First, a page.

How Low Can You Go?

Blood pressure myths: Low blood pressure isn’t anything to worry about.

Fact: Low blood pressure, or hypotension, can be a concern if it causes symptoms such as dizziness, fainting or even shock. Dizziness or fainting could lead to a serious fall. Shock, if not treated immediately, could end in death. However, it’s true that low blood pressure is actually normal for some people.

It’s Not a Youth Issue

Blood pressure myths: It’s not important to have your blood pressure checked until you reach age 40.

Fact: it is recommended that screening for high blood pressure start at age 18. However, others might recommend starting even sooner. During adolescence, age, body size and level of sexual development have roles in determining blood pressure.

For more information on chronic illness follow coming home organization on social media or read though North Bay health care

diabetes myths

Diabetes myths

In collaboration with health hub Coming Home Organization brings you educational Diabetes myths that will help to know more about diabetes and how to take care of yourself.

Some of the Diabetes myths includes:

  • Diabetes is Caused by Eating Too Much Sweet Food

Not necessarily. Diabetes is a chronic disease that is marked by high blood glucose levels, which result from the body’s inability to produce insulin or respond to it efficiently.

Insulin is responsible for reducing blood glucose levels in the body when it is too high. Although eating sweet food may not cause diabetes, a diet high in sugar and fat can lead to obesity, increasing the risk of developing type 2 diabetes

  • Diabetes Can Be Cured

Diabetes is a chronic disease with no cure. However, the condition can be managed to prevent complications from arising.

  • People with Diabetes Should Avoid Carbohydrates

This can be one of the biggest Diabetes myths. Generally, Carbohydrates may raise blood glucose levels as they are broken down into glucose to provide energy for the body.

However, carbohydrates are present in a variety of food (including fruit and vegetables), which may also be important sources of other nutrients. Hence, it may not be practical to totally avoid carbohydrates. Consult a dietician, who can offer advice on a suitable diet for diabetic patients.

Diabetics Can Eat Snacks or Candies with No Added Sugar or That Are Diabetic-friendly 

Snacks or candies that have no added sugar or that are made for diabetics are preferred alternatives to regular snacks since they may contain less sugar; the sugar in these products may have been replaced by artificial sweeteners.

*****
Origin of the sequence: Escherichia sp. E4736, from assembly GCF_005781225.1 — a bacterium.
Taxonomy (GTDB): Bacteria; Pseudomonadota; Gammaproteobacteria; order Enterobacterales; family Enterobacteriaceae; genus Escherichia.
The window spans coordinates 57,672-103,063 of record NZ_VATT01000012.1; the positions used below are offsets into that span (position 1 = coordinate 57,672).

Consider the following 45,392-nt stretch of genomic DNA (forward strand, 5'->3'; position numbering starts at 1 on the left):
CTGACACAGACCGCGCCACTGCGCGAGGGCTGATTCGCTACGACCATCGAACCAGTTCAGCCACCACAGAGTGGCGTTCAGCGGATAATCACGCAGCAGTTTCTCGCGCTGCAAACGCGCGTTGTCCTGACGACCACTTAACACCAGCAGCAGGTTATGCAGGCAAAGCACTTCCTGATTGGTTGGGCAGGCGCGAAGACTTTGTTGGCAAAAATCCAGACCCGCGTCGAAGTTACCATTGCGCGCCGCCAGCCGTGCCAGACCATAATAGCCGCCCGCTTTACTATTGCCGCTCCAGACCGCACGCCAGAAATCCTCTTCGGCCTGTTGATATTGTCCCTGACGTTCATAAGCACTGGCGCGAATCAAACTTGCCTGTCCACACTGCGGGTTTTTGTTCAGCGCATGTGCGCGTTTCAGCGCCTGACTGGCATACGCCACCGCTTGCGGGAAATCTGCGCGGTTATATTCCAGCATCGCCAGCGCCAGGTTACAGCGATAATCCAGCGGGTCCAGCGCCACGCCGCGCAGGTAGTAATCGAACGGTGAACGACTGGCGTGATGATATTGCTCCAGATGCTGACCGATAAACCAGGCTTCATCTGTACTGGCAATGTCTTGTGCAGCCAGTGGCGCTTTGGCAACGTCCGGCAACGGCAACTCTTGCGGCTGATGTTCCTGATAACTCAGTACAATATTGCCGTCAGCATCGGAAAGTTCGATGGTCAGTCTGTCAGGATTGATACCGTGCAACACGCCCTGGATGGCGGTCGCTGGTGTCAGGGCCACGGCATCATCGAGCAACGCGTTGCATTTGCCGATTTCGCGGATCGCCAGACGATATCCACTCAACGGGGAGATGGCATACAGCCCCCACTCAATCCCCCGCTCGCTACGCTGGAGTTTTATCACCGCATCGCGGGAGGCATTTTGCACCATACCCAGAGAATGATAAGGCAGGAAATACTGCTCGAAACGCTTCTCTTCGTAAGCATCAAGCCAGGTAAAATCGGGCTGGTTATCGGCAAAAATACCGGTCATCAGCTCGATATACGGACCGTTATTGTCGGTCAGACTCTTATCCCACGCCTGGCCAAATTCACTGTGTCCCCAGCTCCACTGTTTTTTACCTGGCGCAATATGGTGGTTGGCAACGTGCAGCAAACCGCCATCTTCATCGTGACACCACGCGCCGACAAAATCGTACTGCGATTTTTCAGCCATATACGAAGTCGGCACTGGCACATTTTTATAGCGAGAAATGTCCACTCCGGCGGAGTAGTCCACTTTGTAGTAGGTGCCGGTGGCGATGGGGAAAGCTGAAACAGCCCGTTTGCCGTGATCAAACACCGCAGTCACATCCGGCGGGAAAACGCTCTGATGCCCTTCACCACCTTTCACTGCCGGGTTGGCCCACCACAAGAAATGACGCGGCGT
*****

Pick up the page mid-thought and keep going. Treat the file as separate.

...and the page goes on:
However, snacks or candies tend to be of low nutritional value and can be high in fat. Hence, it would be a good practice to take a look at the content of the products before consumption and to take them in moderation.

stroke myth

Stroke myth

According to the Stroke Survivors Foundation Stroke is among the top three causes of death and a leading cause of disability in South Africa.

Coming Home Organisation is on a mission to educate the broader public about stroke and shift the wrong mentality that people have about this disease.

Yet, there are many misconceptions about this serious medical emergency. Let’s separate fact from fiction as we debunk some common stroke myths.

  • MYTH: You are bewitched if you have a stroke!
    • False – Having a stroke is definitely not because you have been bewitched!
  • MYTH: Women are immune to having a stroke
    • False – A stroke does NOT discriminate from age, gender or race.
  • MYTH: Strokes only happen to elderly people.
    • False – The older you get, the risk for stroke increases, there’s also an increasing number of strokes in people between the ages of 18 and 65.  Stroke also occurs with children and unborn fetuses

Stroke myth: Strokes are rare.

    • False – Stroke statistics reveal that strokes are quite common. 1 in 4 people will have a stroke in their lifetime (WSO, 2019)
  • MYTH: A stroke takes place in the heart.
    • False – A stroke takes place in the brain. If the blood supply to the neurons in the brain is cut off either because of a blood clot or bleeding or a disease of the blood vessels, those neurons die and a stroke occurs.
  • MYTH: Strokes are not preventable.
    • False – A study examined risk factors and found that 90 percent of strokes can be attributed to vascular risk factors such as high blood pressure, diabetes, and obesity, all of which are preventable.

·         Stroke myth: Strokes cannot be treated.

    • False – The vast majority of strokes are ischemic (clot), and they can be treated. If a person gets to a hospital within 4 hours of the onset, clot-busting medication can be administered.
  • MYTH: The most common sign of a stroke is pain.
    • False – Only about 30 percent of people will have a headache with ischemic stroke, so pain isn’t a reliable symptom.